When you think of summer, what comes to mind? Ice Cream.. Beaches.. Reading.. Sunburns? 

Summer is an important time for students to recharge and reconnect with family, friends and hobbies that have been sidelined during the school year. It can also be an opportunity for enrichment through volunteering and enrolling in camps or classes such as coding or theatre to further their own personal interests. 

It’s very important, however, to not overwhelm your children. Striking a balance between structured and unstructured time is essential for their development and well-being. Structured time can be defined as activities that are organized and managed by adults, whereas unstructured time is activities that are child-led. 

There are numerous benefits to unstructured time for children and adolescents. Unstructured time is essential to their development because it contributes to their cognitive, physical, and social-emotional well-being. It gives them time to explore and play at their own pace, helping them to develop useful skills. For younger children it may be playing with Lego, dressing up or riding a scooter. For adolescents it may be casual reading, swimming with friends, playing the guitar or doodling in their notebook. 

Some research has shown that the more time children spend in less structured activities the better their executive functioning skills are. Unstructured time gives children and adolescents the freedom to choose their own activities and focus on their own goals, instead of it being determined by someone else. This builds their capacity for independent thinking and problem-solving. 

Unstructured time also allows children and adolescents to recharge and de-stress. If they are not able to recharge they may become burned out, leaving them with little energy to enjoy their interests or be ready for their new school year. MindHK, a Hong Kong mental health charity, reported that 51.5% of secondary school pupils show symptoms of depression and 25% demonstrate clinically high levels of anxiety (as cited in Baptist of Kwan Social Service, 2018). Children and teens who are not given time to recharge tend to turn to more screen-based forms of entertainment like watching television, playing video games or being on social media.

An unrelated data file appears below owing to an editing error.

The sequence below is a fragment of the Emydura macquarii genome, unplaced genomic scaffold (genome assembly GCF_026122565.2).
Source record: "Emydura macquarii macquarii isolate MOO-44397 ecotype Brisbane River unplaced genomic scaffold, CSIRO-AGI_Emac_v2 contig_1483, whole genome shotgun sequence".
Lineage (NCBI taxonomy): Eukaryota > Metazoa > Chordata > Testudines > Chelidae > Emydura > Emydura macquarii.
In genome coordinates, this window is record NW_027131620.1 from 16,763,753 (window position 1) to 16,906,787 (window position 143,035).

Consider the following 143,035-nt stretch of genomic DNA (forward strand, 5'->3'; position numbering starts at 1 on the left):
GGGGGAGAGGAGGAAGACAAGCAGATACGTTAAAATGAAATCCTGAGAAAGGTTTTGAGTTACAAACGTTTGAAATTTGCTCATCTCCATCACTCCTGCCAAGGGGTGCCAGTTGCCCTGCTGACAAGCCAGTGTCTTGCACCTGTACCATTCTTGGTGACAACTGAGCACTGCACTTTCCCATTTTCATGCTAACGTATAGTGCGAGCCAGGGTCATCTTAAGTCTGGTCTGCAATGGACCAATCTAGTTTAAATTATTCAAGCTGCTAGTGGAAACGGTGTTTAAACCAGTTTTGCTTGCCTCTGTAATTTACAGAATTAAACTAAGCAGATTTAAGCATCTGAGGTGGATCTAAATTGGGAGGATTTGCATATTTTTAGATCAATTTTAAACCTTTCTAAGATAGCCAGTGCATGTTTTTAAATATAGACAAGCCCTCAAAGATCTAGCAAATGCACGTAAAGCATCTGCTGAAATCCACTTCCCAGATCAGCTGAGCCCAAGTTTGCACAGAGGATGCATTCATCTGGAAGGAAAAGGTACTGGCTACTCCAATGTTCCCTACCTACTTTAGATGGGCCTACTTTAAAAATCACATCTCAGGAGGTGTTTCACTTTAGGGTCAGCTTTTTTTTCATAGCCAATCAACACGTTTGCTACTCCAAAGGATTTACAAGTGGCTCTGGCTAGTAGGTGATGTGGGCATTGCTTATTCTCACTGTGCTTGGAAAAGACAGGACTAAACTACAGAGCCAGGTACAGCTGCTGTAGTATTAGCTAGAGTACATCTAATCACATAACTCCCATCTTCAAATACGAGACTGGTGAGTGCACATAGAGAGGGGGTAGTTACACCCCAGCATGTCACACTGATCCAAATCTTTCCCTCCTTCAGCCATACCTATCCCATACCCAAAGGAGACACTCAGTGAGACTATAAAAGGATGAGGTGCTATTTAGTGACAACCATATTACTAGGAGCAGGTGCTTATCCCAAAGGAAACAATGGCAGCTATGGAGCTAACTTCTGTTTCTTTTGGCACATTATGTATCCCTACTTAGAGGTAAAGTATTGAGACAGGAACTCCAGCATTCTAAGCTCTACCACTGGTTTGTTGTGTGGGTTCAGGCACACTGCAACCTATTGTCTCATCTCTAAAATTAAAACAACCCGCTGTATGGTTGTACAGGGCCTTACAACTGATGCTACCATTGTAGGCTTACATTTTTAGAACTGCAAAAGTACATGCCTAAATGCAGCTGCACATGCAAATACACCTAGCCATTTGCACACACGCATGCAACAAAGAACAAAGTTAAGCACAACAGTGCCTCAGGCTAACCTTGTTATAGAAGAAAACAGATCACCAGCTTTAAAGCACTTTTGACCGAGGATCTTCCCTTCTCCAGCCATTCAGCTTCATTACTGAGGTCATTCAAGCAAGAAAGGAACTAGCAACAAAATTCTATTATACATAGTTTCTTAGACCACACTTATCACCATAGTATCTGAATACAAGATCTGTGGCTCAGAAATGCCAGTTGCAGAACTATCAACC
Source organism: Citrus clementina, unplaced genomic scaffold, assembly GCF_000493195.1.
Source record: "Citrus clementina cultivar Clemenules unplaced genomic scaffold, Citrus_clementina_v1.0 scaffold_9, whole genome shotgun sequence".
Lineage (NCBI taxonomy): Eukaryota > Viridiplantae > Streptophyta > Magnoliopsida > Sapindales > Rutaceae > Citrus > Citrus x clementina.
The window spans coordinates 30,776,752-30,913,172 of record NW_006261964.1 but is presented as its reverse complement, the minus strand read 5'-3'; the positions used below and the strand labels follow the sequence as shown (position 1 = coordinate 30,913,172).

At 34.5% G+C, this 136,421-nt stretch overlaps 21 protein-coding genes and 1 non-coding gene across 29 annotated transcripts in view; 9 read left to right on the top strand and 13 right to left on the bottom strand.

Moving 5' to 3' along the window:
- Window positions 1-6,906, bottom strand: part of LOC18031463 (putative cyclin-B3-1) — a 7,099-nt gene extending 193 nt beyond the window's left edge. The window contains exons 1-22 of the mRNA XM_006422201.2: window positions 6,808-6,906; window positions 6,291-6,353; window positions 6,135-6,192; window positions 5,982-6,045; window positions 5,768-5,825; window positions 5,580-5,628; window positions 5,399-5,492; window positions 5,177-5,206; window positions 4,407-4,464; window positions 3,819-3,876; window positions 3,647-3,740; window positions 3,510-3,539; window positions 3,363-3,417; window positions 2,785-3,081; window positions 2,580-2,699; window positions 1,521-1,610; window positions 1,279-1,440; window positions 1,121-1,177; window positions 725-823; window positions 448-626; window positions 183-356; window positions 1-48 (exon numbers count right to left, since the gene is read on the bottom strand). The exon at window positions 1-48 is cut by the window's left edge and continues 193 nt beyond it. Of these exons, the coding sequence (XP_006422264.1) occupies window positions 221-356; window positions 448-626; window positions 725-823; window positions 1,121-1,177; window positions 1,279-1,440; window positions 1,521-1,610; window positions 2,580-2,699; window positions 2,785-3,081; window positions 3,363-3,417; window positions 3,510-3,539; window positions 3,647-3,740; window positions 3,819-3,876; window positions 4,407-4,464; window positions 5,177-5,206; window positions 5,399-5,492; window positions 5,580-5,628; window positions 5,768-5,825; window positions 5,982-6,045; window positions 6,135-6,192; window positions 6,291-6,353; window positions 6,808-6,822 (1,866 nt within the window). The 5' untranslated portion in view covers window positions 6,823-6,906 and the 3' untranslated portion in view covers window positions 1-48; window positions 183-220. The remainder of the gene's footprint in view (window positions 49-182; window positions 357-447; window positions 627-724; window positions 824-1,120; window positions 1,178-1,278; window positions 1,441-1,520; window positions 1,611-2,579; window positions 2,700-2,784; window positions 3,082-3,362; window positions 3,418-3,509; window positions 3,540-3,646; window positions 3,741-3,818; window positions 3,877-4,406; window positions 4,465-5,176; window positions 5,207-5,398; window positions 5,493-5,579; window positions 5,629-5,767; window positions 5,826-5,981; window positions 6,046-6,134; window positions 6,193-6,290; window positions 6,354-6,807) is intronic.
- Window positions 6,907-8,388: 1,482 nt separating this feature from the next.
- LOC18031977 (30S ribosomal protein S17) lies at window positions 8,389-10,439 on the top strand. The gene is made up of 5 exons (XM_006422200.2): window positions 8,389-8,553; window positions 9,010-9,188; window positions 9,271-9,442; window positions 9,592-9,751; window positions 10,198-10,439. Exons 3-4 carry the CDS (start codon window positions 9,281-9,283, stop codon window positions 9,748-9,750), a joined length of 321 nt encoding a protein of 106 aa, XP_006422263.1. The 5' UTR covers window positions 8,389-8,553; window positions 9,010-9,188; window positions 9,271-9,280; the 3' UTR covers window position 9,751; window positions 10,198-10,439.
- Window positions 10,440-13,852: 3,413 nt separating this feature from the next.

How can parents encourage more balance in their children’s lives? First, take a look at their summer schedule: Is it structured from morning to night? Does your child’s summer include a combination of activities such as academics, sports, relaxation and socialising? If so, then you are on the right track. If there is too much of an imbalance in their summer activities, involve your child in the conversation or if you have a younger child, see what they gravitate towards. Free time during the summer should be bringing your child joy, giving them the energy and positivity to start the new school year with enthusiasm.


Barker, J. E., Semenov, A. D., Michaelson, L., Provan, L. S., Snyder, H. R., & Munakata, Y. (2014). Less-structured time in children’s daily lives predicts self-directed executive functioning. Frontiers in Psychology, 5. doi:10.3389/fpsyg.2014.00593

Lench, B. D. (2014, April 11). Unstructured Free Play Important for Kids. https://www.momsteam.com/successful-parenting/unstructured-free-play-important-for-child-development-experts-say

MindHK (n.d.). Mental Health in Hong Kong. https://www.mind.org.hk/mental-health-in-hong-kong/

Saltz, G., Dr. (2018, June 26). The Importance of Unstructured Summer Playtime for Children. US &World Report News. https://wtop.com/news/2018/06/the-importance-of-unstructured-summer-playtime-for-children/